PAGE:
The University of Kentucky Public Relations & Strategic Communications Office provides a weekly health column available for use and reprint by news media. This week's column is by Dr. Vincent L. Sorrell, director of Advanced Cardiovascular Imaging at UK HealthCare's Gill Heart & Vascular Institute.
LEXINGTON, Ky. (Oct. 19, 2020) — It has been months since the coronavirus pandemic gripped the nation, leaving more than 200,000 people dead - a number that continues to climb. Meanwhile, we are learning more about the virus and its unusual presentation, as well as the toll it takes on the human body.
One particular side effect of the disease is catching our eye. We are seeing more cases where COVID-19 is attacking some patients' hearts, and it's not necessarily patients who have a full-blown case of COVID. One of the more concerning aspects is that we are seeing myocarditis cases in patients who had mild symptoms and had already recovered.
Myocarditis can be simply considered as inflammation of the heart. It is a well-known, long-standing complication of various viruses and other infectious diseases, and can even be a side effect of some medications. Severe cases of myocarditis can lead to heart failure, abnormal heartbeat and possibly death.
Patients with myocarditis typically complain of chest pain, shortness of breath, fatigue and palpitations. It is usually diagnosed with clinical features and symptoms, ECG tracing, blood tests, heart ultrasound testing and most accurately, with a cardiac magnetic resonance imaging (CMR).
So far, there is limited data and instances of myocarditis in COVID patients is rare enough that the data that does exist is based on a very few number of cases. However, a recent Cardiac MRI study from Germany found 30-60% of 100 coronavirus recovery patients had heart muscle inflammation - a much higher number than expected.
Another troubling factor? The age in which we are seeing an increasing number of myocarditis patients. While there are increases in the 65-79 year old age group, patients ages 20-29 are seeing a steady increase in myocarditis cases, too. You may have also heard concerns about myocarditis cases in athletes. While true, all young people are at risk - athletes or not. If an athlete does develop myocarditis, their respective competitive sport should be held to allow the heart to heal and lower the risk of serious cardiac arrhythmias.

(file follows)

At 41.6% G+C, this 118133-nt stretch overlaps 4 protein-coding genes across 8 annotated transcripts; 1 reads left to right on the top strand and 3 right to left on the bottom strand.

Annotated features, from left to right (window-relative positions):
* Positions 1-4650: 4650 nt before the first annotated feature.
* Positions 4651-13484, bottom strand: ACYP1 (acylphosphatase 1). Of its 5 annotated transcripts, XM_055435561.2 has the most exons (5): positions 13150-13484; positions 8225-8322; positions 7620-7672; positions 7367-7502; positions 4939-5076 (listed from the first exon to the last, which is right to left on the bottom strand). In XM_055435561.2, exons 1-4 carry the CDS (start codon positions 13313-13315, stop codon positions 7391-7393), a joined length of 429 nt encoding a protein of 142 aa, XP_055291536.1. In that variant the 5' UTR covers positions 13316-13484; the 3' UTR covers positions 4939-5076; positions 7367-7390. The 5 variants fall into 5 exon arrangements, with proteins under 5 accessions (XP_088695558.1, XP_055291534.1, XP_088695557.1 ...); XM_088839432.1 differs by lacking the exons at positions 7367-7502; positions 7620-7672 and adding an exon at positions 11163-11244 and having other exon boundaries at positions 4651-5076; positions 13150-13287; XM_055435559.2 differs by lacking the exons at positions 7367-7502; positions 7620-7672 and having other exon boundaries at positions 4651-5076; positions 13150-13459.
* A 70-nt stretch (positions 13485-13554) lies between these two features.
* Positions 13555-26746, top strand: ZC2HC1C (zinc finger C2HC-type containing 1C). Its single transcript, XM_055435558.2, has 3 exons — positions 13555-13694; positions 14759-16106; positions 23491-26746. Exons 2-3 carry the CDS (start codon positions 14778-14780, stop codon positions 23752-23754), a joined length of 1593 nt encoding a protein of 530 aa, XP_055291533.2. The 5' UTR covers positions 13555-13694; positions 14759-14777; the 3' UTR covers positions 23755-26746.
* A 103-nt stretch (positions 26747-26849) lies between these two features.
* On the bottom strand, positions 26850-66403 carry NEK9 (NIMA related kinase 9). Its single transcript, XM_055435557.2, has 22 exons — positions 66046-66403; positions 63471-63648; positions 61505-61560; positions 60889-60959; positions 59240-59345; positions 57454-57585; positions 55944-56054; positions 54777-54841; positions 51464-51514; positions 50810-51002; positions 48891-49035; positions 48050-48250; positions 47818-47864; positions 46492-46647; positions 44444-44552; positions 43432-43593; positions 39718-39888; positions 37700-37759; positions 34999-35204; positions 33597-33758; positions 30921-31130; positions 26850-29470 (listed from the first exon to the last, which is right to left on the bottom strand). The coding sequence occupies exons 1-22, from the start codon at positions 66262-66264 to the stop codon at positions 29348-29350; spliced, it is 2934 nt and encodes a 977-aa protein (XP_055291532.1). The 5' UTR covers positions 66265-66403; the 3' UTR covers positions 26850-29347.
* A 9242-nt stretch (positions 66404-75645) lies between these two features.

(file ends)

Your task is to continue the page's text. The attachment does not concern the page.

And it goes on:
Given the massive pandemic and case numbers we are seeing, many patients with COVID will have some degree of heart muscle dysfunction, sometimes without heart symptoms and only abnormal blood tests. Other times patients have many symptoms and abnormal testing, even though the incidence of heart muscle dysfunction as a direct COVID complication may be rare.
Keeping a close eye on athletes
The heart is one of the biggest muscles in the human body. It is one of the many muscles hard at work during exercise and exertion, which goes hand in hand with playing sports. Athletes not only stress their hearts during competitive sport, they are potentially increasing the aerosolizing of coronavirus through extreme exhalation.
With the profound contagiousness of COVID-19, the high community load and lack of experience regarding long-term impact of the novel coronavirus, plus this new data, we worry about the heart health of any athlete.
We have learned that COVID does not discriminate in who it chooses to infect. The concern that younger populations can catch the disease and have serious, life-threatening side effects is real and something to consider, but we still have a lot to learn.
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